1st model build - Bandai PG 1/72 Millennium Falcon

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Sr Member
Internal Mount Support

This consists of two sections....the mounting plate and connecting rod support. First up, the mounting plate.

Started off with a template using notecards. Needed something stiffer than regular paper.
31 Mount 03.JPG

Transferred that to some aluminum sheet and cut out using a dremel.
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Test fit is good. Now in hindsight I would have made the opening around the gun windows slightly larger. As it is, I can not remove them after the plate is installed. Likely not a big deal since once everything is close, you're not going to remove anything but just something to note.

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Since I wanted to use the ramp corridor as well the metal plate was a tad too thick. So I milled out a section using my drill press and some milling bits and some creativity....lol. A few mistakes and slips here and there but got the job done.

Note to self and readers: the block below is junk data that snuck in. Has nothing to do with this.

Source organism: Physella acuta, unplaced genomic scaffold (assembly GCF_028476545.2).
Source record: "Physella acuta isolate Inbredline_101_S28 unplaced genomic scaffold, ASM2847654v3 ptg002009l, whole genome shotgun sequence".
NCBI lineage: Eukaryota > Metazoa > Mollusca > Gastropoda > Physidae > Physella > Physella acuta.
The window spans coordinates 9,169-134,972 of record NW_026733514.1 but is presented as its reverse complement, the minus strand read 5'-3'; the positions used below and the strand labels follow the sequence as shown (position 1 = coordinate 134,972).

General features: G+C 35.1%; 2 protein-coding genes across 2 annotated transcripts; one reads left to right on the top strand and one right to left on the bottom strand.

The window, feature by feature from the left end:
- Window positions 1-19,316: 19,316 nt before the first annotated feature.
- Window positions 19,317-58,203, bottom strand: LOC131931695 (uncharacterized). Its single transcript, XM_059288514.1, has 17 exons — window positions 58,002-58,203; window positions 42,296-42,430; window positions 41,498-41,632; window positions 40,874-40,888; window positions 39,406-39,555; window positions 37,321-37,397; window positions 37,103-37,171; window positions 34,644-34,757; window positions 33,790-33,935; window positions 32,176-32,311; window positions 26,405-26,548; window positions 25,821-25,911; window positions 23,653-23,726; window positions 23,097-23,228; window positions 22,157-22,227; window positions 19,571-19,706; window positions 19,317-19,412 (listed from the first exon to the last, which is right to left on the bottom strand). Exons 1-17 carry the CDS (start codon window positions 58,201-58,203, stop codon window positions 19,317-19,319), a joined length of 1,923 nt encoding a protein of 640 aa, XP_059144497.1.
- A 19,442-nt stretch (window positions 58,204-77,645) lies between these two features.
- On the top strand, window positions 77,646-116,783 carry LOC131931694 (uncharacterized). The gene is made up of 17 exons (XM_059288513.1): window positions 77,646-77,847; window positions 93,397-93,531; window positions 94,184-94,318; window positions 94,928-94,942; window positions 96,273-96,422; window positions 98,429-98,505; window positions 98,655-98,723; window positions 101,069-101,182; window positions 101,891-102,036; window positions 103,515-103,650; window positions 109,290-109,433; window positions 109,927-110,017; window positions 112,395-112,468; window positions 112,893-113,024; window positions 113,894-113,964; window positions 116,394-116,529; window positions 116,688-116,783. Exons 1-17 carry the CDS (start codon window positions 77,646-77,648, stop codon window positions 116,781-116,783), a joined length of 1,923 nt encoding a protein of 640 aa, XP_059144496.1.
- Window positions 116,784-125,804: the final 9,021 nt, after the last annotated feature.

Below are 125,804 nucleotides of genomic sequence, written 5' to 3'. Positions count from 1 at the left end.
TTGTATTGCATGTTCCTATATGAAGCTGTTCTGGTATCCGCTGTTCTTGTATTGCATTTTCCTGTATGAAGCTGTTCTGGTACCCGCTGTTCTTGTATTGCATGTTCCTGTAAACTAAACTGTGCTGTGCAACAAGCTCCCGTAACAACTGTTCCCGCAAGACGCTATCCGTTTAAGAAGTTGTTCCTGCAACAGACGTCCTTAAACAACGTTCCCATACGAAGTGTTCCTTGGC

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The second part to come....connecting rod support.

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Sr Member
Connecting Rod Support

So I guess I should start with what DID NOT work for me. This was version 1 and it was simply not strong enough. It consisted of another coupler (a portion was thinned down as described previously), inserted into a washer and everything epoxied in place using JB Weld Plastic Bonder. In short, the rod support separated from the plate just below the washer / plate interface. Now this did not occur immediately but once I started adding the wiring and working on the Falcon and stressing it, something more robust was needed.
31 Mount 28.JPG

So I decided to reinforce it with some brass tubing stock I had left over from a previous project. Made some cuts that would support the mount to the Falcon.
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Notches around the ramp support plastic
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Dry Assembly / Mock Up
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I also planned to use different adhesives to secure this...E6000, JB Plastic Bonder, and Original JB Weld.